As you already know, the How-To writeup here talks about the mechanics of TDI error flows and Hooks, and from the Configs I've received, people are at the very least enabling Error Hooks so that their AssemblyLines don't stop. A good start.
However, logging enough information to manually recover from a problem is even better.
So what is enough information? That all depends on what your AL is doing and where the error occurs. If the AssemblyLine fails then you get a Java stack dump preceeded with the component name in brackets, along with the operation and underlying error returned from the target system. However if you catch the error by enabling Error Hooks then you don't see this in the log. This information is still available though and you can find it in the error variable.
Just like work and conn, error is an Entry object and it contains a number of Attributes provided by the TDI Server. These are described in the online docs and you can access them - for example, to write to log output, or to implement handling logic - using the getString() method. You can also do a task.dumpEntry(error) to easily get all the information printed to the log.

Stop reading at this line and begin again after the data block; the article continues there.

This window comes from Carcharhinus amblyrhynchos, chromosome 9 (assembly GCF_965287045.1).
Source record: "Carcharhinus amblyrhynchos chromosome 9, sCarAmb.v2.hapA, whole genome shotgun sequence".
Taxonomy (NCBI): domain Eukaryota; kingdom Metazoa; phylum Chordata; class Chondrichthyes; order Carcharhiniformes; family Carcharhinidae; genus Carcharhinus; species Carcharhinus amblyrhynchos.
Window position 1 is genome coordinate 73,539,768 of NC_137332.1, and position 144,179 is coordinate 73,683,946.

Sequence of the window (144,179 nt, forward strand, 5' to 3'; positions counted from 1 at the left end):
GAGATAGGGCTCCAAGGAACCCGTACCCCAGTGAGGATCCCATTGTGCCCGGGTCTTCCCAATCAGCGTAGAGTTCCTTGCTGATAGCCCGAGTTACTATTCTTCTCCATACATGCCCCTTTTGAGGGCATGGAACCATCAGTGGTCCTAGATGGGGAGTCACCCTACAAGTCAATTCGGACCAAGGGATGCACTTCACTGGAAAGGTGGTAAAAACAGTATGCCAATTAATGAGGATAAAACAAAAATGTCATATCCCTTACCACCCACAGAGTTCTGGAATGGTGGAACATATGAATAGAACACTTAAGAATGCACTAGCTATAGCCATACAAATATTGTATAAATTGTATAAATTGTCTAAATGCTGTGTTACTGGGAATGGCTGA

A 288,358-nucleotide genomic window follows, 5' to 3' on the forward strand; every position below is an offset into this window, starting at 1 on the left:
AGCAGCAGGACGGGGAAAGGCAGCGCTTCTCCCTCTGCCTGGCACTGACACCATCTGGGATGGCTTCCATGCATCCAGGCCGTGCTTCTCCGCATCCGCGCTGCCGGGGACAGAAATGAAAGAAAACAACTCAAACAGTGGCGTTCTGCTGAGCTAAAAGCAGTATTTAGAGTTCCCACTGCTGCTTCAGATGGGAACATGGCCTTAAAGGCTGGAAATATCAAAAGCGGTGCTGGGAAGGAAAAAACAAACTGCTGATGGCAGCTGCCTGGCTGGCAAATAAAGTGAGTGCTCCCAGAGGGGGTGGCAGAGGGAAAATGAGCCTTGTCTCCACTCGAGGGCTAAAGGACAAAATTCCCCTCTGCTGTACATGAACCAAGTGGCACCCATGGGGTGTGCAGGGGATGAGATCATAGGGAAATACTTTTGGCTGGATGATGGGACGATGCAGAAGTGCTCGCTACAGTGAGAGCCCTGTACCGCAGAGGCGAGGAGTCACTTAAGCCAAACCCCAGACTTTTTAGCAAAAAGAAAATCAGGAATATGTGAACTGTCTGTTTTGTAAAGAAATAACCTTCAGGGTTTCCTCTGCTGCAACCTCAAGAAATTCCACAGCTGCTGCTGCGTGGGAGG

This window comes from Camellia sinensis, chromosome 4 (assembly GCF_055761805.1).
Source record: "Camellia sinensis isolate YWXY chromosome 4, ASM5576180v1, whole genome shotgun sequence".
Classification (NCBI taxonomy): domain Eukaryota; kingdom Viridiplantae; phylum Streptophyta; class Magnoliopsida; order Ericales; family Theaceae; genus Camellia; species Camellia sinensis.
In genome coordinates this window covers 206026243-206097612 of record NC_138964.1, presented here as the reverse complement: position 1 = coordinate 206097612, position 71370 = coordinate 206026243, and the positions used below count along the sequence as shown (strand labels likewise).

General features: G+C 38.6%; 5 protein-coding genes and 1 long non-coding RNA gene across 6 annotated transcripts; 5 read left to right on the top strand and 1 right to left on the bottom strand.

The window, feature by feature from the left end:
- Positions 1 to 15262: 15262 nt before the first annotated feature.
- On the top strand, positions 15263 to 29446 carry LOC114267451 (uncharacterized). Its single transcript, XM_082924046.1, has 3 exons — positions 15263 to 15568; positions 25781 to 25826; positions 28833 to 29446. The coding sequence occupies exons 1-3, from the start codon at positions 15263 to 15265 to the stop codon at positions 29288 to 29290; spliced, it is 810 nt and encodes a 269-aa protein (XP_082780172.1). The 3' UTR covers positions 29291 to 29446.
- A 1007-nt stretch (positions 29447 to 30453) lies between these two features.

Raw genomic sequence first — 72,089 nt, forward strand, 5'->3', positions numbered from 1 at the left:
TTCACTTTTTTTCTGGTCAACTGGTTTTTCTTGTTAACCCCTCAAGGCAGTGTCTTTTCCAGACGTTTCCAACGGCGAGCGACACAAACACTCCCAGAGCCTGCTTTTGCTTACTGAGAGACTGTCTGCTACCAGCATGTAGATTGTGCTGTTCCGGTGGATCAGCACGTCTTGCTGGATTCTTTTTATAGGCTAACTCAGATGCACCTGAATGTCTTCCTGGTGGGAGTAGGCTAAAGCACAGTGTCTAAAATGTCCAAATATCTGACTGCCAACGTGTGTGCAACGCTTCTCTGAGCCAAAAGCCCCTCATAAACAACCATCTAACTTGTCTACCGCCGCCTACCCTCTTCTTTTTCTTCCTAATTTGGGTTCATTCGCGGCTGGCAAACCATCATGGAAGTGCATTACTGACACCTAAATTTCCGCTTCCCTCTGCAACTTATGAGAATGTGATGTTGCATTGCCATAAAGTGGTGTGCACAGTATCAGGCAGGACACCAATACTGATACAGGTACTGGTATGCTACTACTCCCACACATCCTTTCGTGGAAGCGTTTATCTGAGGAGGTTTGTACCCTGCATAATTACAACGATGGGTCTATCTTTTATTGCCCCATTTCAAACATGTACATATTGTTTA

Sometimes an exception is not an error, but instead an unexpected situation like finding no match for a Lookup or Delete, or finding multiple entries (Lookup, Delete or Update modes). This results in mandatory Hooks like On No Match or On Multiple Found being invoked, and just like with Error Hooks, you have to tell TDI how to proceed or the AL stops. In these cases it is your Link Criteria that is either too narrow or too broad. As a result you will want to log enough information to determine why this is happening, and dumping out error will not get you there.
Instead, you should print out the value of work Attributes used for your Link Criteria: the right-hand operand for simple Link Criteria, usually preceded with a dollar sign ($). That way you can identify which data entries are giving you problems.
For those cases where a lookup is expected to either find no match or multiple then another approach is to add a Loop (Connector Loop) with your Connector attached. The Loop will then cycle once for each Entry found, driving these to components under this Loop. No Hook coding required.
Finally, in the case of connection errors you should note that all Connectors have a Connection Error tab where you can enable the Auto-Reconnect feature. While this is generally not interesting behavior for an initialization failure, if comms drops in the middle of AL processing, Auto-Reconnect can be used to quietly re-establish the connection and your AssemblyLine continues processing as if nothing had happened.
Note that for Iterators this will result in the Select being re-issued as well. As long as Iterator state is maintained - done automatically for all Change Detection Connectors, and you can easily implement this yourself for most other Connectors - processing will resume where it left off. If state is not used to re-align the Iterator then your AL will be reading from the start again.